The preparatory work on new legislation concerning reliable electronic identification is well under way. In addition to fine-tuning the legal provisions, this preparatory work should devote serious attention to establishing a level of costs which consumers would bear at their own risk in cases of expenses arising from the unauthorised use of means of identification.
The Ministry of Transport and Communications is currently preparing a legislative proposal on reliable electronic identification and electronic signatures. The proposed law is intended to increase the supply of identification services and create a framework for this activity by establishing basic provisions for it. Reliable identification is required for all electronic transactions where protection of the consumer's legal rights is crucial. For example, identification systems are currently under development for mobile devices such as phones.
Progress on the legislative front is a welcome step forward from the consumer's viewpoint. Secure identification of customers is in the interest of both the business and the consumer, and the use of electronic services can be expected to grow as systems become increasingly reliable. The Consumer Agency has, however, noted that the preamble of the legislative proposal does not take into consideration a company's responsibility to establish systems for reliable identification of the parties to an agreement even before they commence their activities. In business activities such as online retailing it must be possible, for example, to ensure that minors are not able to make purchases that would otherwise be illegal for them to make.
The reliability of initial identification is essential - a fact that is fortunately also recognised in the legislative proposal. According to the proposal, businesses offering identification services should ensure that their personnel have sufficient knowledge and expertise regarding the technical aspects of electronic identification and related data security issues. As this juristic act is significant from the viewpoint of the consumer's legal protection, businesses must truly recognise their accountability and responsibility in the matter.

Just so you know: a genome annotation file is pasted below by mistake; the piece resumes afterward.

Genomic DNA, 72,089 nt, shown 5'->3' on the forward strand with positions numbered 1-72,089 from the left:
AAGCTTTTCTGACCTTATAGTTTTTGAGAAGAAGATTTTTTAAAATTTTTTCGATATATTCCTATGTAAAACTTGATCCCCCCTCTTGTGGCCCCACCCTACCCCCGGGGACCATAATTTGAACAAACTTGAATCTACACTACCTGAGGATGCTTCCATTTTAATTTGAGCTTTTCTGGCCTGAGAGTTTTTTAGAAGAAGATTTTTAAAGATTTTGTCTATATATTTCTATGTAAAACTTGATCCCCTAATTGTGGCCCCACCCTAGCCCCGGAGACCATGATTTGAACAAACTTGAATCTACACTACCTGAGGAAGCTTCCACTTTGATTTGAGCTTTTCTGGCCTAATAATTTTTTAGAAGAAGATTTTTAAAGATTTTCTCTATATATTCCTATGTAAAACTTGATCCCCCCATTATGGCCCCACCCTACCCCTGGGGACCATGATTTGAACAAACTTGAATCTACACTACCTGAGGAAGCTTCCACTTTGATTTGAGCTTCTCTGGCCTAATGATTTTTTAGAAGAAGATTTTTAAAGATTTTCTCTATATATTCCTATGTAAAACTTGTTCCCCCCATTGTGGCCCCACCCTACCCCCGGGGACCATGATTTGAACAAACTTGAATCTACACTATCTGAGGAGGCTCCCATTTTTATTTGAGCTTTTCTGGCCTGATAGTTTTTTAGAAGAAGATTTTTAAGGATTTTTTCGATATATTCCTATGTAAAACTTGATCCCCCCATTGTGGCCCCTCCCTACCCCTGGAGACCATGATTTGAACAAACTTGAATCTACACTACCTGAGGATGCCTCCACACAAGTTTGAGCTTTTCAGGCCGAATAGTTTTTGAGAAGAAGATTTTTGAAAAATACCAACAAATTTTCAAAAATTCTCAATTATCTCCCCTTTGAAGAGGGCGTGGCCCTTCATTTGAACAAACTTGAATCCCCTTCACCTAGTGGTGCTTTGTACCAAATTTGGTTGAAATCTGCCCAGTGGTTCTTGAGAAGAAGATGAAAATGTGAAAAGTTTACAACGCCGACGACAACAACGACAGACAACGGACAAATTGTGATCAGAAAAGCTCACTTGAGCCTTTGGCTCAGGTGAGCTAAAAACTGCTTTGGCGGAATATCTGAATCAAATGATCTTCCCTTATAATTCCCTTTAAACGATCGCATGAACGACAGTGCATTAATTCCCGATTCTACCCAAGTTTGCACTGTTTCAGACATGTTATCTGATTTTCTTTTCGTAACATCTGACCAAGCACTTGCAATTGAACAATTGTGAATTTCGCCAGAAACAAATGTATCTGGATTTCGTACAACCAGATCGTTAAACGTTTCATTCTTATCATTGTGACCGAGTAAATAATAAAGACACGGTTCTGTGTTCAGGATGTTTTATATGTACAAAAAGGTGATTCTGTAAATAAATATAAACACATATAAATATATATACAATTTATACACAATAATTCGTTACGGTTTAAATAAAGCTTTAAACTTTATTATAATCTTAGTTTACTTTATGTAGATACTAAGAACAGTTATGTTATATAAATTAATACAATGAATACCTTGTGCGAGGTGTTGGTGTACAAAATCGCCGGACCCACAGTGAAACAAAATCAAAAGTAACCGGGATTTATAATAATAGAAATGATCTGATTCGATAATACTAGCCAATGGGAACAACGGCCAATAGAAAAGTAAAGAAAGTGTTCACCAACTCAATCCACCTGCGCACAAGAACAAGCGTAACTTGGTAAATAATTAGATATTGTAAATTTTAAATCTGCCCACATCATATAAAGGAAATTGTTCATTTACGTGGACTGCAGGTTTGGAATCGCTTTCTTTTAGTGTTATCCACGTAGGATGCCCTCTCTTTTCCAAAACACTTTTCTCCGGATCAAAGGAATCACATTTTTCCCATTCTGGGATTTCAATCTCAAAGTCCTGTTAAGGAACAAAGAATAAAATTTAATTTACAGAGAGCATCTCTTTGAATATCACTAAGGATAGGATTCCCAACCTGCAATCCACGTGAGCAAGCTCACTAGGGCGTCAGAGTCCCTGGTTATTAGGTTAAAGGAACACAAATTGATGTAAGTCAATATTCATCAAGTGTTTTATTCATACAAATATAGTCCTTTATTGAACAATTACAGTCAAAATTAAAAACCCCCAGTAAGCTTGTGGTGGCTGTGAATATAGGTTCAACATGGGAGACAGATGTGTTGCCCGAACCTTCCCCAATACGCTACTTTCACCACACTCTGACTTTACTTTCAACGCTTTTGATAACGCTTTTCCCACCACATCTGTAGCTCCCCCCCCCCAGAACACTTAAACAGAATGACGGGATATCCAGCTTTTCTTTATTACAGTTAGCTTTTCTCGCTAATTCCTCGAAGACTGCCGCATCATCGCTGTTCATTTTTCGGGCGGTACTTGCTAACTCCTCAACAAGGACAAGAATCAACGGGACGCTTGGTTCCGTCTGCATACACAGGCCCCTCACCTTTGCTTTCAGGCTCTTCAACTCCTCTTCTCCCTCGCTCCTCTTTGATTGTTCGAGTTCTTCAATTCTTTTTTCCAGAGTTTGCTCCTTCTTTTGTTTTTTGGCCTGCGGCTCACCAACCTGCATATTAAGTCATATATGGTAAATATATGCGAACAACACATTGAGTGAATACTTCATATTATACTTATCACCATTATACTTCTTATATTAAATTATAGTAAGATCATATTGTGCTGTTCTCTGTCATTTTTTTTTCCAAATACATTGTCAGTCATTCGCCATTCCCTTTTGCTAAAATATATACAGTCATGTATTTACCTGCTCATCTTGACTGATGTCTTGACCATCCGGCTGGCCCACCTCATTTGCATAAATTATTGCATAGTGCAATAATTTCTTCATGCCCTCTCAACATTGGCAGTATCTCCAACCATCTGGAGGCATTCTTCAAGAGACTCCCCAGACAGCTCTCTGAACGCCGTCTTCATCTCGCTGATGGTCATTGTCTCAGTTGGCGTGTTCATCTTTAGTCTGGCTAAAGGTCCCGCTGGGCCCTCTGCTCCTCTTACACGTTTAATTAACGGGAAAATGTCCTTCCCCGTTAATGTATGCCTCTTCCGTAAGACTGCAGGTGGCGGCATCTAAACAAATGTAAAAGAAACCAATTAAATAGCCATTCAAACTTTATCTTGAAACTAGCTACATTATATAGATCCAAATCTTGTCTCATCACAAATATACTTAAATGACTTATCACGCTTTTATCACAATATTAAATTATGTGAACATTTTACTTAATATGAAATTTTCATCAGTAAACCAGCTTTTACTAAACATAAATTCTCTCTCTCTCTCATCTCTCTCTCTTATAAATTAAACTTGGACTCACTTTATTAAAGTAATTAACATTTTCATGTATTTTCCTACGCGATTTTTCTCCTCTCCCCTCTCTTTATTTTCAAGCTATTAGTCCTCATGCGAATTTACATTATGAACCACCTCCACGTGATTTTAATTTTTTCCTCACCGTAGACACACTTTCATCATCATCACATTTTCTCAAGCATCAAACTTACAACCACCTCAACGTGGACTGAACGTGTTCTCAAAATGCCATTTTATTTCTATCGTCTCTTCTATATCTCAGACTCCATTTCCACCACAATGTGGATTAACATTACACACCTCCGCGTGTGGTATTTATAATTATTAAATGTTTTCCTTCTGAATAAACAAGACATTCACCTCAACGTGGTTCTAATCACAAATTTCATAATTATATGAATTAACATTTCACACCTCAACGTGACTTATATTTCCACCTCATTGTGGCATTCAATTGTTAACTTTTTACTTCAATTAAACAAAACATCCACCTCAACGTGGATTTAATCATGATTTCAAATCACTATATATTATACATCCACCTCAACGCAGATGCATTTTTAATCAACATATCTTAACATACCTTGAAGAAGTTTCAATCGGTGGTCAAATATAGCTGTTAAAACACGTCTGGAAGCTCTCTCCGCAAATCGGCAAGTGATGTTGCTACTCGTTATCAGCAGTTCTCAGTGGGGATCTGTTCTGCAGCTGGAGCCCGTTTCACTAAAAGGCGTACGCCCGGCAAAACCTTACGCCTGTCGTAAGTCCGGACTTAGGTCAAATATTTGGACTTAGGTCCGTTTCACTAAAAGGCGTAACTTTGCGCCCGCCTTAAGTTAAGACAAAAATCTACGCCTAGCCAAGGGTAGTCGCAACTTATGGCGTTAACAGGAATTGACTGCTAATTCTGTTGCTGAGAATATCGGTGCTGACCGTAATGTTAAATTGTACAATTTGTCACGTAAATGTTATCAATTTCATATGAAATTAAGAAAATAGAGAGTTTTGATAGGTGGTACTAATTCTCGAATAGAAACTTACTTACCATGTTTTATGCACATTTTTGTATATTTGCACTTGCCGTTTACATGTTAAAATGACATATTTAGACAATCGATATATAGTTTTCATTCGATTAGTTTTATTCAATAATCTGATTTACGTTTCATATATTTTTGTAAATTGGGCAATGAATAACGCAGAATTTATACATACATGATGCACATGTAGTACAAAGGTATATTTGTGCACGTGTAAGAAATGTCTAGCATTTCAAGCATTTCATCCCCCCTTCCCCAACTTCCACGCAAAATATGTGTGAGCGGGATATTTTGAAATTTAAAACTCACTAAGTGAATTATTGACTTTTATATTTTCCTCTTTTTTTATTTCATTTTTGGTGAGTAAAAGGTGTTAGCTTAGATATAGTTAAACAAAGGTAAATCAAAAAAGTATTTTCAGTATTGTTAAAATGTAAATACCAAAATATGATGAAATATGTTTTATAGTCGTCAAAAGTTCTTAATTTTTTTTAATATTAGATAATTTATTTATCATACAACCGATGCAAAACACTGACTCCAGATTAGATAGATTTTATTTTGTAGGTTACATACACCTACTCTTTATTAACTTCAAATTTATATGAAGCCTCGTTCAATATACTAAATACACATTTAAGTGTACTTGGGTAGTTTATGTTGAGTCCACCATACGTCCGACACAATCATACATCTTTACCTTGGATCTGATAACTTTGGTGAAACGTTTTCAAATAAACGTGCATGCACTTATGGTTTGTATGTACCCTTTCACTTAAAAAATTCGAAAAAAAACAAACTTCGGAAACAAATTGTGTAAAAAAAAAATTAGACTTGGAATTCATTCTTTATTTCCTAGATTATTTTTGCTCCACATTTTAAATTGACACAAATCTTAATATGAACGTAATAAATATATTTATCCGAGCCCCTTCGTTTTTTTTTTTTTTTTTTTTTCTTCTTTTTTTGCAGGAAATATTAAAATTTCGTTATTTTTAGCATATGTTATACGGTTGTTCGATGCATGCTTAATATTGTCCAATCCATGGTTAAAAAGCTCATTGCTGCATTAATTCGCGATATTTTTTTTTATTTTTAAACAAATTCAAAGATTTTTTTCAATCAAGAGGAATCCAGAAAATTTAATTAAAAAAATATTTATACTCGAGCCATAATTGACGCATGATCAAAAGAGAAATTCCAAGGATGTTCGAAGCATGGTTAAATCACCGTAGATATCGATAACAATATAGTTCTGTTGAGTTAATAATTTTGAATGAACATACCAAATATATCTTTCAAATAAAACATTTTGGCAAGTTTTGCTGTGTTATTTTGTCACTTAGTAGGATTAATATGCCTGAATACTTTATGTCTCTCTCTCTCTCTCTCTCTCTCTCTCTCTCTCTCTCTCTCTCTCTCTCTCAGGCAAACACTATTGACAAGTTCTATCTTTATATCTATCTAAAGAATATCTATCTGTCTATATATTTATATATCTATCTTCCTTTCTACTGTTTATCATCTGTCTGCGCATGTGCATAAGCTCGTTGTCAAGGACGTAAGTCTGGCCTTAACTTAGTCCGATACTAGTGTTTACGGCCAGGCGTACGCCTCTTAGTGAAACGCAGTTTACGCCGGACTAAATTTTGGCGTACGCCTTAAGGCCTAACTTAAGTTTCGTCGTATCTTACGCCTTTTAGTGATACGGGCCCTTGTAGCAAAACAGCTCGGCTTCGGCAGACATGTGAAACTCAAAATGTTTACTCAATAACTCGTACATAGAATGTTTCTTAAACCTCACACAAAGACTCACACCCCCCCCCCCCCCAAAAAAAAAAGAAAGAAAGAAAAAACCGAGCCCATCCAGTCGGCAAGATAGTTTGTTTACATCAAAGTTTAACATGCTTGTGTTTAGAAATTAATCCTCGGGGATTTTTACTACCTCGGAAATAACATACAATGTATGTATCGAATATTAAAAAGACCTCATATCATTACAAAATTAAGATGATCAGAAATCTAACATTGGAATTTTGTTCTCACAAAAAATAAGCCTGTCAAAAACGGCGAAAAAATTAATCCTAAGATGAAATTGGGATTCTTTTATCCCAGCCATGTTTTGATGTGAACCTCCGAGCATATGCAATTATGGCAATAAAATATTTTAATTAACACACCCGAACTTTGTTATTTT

Own risk set at 150 euros for improper use of electronic ID?
While work continues on the law on identification, the Ministry of Justice is engaged with the implementation of the Payment Services Directive. In the Directive, the consumer's liability for unauthorised use of a means of payment is, in most cases, limited to a maximum of 150 euros. The point of departure is that the consumer's liability for unauthorised use of e.g. a stolen payment card would only exceed that amount if the consumer has acted wilfully or with gross negligence. At present, the consumer's liability for unauthorised use of a payment or credit instrument has no set maximum in cases where the consumer is found to have acted negligently. This new limitation of liability is a significant improvement in consumer protection.
Such limitation of liability is not, however, mentioned in the legislative proposal on identification - despite the fact that unauthorised use of means of identification involves an equally significant risk of financial losses. The consumer's own risk in such circumstances could easily be limited to 150 euros by law. Further preparatory work on the matter should take the approach that regulations on the consumer's liability would fully correspond with the principles evident in the Payment Services Directive and the provisions proposed for the Act on Payment Services. Consumer protection should be at the same level regardless of whether the unauthorised use pertains to a payment card, credit card, communications device or a means of electronic identification.